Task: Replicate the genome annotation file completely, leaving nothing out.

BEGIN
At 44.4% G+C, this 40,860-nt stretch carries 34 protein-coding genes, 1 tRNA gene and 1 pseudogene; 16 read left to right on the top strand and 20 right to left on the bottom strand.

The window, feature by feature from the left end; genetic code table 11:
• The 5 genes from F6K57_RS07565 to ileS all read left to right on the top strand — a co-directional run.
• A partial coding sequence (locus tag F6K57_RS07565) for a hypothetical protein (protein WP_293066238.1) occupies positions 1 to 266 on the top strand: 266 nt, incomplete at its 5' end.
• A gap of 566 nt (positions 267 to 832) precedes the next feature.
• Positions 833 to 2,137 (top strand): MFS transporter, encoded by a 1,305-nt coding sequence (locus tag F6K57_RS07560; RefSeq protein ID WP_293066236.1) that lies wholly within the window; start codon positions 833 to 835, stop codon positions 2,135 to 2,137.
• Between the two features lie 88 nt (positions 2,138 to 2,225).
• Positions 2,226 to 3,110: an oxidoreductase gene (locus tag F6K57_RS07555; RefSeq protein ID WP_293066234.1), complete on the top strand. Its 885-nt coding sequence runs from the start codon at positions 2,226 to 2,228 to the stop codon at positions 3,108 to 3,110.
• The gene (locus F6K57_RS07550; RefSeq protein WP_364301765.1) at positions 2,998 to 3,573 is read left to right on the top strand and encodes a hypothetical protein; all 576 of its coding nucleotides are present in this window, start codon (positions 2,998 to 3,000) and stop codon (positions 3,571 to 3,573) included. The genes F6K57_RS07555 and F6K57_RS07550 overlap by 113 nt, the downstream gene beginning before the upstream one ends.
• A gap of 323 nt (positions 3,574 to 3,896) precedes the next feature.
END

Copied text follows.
At 44.4% G+C, this 40,860-nt stretch carries 34 protein-coding genes, 1 tRNA gene and 1 pseudogene; 16 read left to right on the top strand and 20 right to left on the bottom strand.

The window, feature by feature from the left end; genetic code table 11:
• The 5 genes from F6K57_RS07565 to ileS all read left to right on the top strand — a co-directional run.
• A partial coding sequence (locus tag F6K57_RS07565) for a hypothetical protein (protein WP_293066238.1) occupies positions 1 to 266 on the top strand: 266 nt, incomplete at its 5' end.
• A gap of 566 nt (positions 267 to 832) precedes the next feature.
• Positions 833 to 2,137 (top strand): MFS transporter, encoded by a 1,305-nt coding sequence (locus tag F6K57_RS07560; RefSeq protein ID WP_293066236.1) that lies wholly within the window; start codon positions 833 to 835, stop codon positions 2,135 to 2,137.
• Between the two features lie 88 nt (positions 2,138 to 2,225).
• Positions 2,226 to 3,110: an oxidoreductase gene (locus tag F6K57_RS07555; RefSeq protein ID WP_293066234.1), complete on the top strand. Its 885-nt coding sequence runs from the start codon at positions 2,226 to 2,228 to the stop codon at positions 3,108 to 3,110.
• The gene (locus F6K57_RS07550; RefSeq protein WP_364301765.1) at positions 2,998 to 3,573 is read left to right on the top strand and encodes a hypothetical protein; all 576 of its coding nucleotides are present in this window, start codon (positions 2,998 to 3,000) and stop codon (positions 3,571 to 3,573) included. The genes F6K57_RS07555 and F6K57_RS07550 overlap by 113 nt, the downstream gene beginning before the upstream one ends.
• A gap of 323 nt (positions 3,574 to 3,896) precedes the next feature.